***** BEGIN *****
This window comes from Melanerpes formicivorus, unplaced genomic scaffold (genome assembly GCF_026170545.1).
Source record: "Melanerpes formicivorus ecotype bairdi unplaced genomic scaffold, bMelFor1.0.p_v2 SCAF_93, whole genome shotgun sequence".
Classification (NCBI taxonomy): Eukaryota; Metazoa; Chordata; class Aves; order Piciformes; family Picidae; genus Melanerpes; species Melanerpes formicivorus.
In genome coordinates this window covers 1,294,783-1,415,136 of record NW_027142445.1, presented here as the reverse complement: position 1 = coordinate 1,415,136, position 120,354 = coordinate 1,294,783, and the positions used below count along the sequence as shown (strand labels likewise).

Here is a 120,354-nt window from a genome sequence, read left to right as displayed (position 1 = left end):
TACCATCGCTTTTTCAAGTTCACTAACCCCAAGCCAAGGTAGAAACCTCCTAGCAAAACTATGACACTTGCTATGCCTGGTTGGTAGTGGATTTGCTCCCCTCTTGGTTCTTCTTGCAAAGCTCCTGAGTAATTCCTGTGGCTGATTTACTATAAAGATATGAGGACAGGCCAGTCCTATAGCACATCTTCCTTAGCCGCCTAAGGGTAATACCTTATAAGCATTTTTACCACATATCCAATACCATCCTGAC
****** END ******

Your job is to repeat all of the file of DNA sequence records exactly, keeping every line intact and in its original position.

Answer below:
This window comes from Melanerpes formicivorus, unplaced genomic scaffold (genome assembly GCF_026170545.1).
Source record: "Melanerpes formicivorus ecotype bairdi unplaced genomic scaffold, bMelFor1.0.p_v2 SCAF_93, whole genome shotgun sequence".
Classification (NCBI taxonomy): Eukaryota; Metazoa; Chordata; class Aves; order Piciformes; family Picidae; genus Melanerpes; species Melanerpes formicivorus.
In genome coordinates this window covers 1,294,783-1,415,136 of record NW_027142445.1, presented here as the reverse complement: position 1 = coordinate 1,415,136, position 120,354 = coordinate 1,294,783, and the positions used below count along the sequence as shown (strand labels likewise).

Here is a 120,354-nt window from a genome sequence, read left to right as displayed (position 1 = left end):
TACCATCGCTTTTTCAAGTTCACTAACCCCAAGCCAAGGTAGAAACCTCCTAGCAAAACTATGACACTTGCTATGCCTGGTTGGTAGTGGATTTGCTCCCCTCTTGGTTCTTCTTGCAAAGCTCCTGAGTAATTCCTGTGGCTGATTTACTATAAAGATATGAGGACAGGCCAGTCCTATAGCACATCTTCCTTAGCCGCCTAAGGGTAATACCTTATAAGCATTTTTACCACATATCCAATACCATCCTGAC